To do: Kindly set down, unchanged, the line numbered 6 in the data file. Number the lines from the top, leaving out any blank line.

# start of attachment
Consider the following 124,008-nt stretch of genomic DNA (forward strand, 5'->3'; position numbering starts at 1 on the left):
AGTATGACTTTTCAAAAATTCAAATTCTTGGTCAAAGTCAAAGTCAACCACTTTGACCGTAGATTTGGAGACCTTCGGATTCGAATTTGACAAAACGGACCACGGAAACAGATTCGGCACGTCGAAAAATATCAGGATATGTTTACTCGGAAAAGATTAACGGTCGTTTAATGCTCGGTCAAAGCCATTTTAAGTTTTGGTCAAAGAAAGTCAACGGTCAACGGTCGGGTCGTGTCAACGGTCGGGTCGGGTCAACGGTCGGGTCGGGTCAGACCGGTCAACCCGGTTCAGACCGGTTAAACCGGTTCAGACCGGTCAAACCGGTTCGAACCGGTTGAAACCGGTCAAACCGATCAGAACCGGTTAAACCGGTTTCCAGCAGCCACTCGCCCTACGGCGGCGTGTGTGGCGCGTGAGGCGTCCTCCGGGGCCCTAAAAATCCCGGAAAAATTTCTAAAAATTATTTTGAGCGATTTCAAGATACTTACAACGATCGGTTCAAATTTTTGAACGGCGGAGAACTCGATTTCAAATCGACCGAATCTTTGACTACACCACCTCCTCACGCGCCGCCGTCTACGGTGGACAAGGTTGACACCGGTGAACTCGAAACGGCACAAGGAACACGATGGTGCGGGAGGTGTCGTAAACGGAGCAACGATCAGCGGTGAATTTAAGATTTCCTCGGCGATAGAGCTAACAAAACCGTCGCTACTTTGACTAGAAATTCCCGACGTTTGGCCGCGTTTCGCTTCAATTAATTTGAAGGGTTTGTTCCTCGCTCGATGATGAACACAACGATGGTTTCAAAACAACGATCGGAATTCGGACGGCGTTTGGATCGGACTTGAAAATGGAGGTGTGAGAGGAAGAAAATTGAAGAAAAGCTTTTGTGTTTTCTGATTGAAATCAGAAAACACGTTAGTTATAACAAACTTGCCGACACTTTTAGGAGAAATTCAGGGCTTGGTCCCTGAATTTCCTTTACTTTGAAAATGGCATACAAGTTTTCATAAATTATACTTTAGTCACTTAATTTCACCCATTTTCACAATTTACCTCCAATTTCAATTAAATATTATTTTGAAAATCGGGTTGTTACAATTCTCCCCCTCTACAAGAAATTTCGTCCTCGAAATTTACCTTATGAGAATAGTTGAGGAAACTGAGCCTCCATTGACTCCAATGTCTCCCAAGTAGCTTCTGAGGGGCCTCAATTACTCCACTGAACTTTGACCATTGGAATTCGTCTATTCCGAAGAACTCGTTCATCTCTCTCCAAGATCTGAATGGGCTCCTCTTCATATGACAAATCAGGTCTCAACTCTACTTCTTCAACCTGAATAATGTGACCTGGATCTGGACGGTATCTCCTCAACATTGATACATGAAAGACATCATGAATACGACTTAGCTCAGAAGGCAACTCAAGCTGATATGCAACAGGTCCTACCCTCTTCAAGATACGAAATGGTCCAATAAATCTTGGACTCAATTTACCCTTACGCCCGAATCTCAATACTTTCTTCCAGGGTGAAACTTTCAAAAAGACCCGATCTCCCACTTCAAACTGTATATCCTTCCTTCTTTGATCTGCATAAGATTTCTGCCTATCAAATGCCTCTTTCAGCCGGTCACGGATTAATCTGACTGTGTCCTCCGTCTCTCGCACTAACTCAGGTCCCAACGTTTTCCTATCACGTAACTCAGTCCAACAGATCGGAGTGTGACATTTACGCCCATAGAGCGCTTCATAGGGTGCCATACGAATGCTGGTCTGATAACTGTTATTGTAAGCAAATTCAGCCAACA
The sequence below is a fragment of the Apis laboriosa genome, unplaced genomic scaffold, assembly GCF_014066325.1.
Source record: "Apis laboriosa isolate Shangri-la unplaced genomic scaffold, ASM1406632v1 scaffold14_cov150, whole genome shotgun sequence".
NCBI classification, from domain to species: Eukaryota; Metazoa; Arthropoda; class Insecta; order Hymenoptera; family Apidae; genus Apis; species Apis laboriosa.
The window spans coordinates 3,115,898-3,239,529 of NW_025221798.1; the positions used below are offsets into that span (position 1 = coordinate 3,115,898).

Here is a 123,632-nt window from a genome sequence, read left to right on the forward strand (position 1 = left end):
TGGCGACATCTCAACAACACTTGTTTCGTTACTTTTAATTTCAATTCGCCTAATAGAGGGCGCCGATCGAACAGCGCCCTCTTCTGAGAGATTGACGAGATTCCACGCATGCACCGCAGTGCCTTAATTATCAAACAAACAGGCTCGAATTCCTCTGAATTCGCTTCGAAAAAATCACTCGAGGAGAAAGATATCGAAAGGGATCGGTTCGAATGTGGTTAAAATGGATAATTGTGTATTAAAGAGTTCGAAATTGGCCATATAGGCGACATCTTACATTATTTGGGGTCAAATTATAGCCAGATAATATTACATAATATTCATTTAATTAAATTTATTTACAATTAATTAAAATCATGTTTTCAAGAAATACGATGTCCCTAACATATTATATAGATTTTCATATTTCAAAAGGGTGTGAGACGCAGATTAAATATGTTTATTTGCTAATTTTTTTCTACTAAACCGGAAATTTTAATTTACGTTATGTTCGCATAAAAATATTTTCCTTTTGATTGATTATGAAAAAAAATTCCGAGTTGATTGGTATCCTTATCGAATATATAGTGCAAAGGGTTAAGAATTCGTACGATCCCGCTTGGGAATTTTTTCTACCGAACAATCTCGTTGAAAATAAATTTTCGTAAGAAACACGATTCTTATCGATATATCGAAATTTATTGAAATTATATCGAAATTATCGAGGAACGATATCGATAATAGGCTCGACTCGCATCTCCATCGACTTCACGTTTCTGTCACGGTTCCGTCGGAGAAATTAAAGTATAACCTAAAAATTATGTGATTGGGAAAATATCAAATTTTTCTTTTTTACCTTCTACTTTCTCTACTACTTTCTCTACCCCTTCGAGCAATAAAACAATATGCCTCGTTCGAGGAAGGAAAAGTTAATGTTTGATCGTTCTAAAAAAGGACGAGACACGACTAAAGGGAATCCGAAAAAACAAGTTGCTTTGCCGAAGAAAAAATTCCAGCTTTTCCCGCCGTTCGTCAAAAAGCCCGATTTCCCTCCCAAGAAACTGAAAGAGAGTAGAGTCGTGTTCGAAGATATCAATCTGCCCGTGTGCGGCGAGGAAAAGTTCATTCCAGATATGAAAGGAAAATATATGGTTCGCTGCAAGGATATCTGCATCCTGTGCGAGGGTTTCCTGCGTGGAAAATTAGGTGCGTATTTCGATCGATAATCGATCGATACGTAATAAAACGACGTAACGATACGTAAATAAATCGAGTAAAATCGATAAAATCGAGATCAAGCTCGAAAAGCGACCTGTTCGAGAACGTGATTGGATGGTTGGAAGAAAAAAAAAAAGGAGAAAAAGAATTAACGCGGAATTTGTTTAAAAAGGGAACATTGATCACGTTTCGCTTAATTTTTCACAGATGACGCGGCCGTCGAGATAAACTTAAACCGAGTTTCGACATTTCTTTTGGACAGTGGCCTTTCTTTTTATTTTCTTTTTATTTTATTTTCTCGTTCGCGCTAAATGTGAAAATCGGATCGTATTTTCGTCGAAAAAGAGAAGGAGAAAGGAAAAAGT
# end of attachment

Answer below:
The window spans coordinates 3,115,898-3,239,529 of NW_025221798.1; the positions used below are offsets into that span (position 1 = coordinate 3,115,898).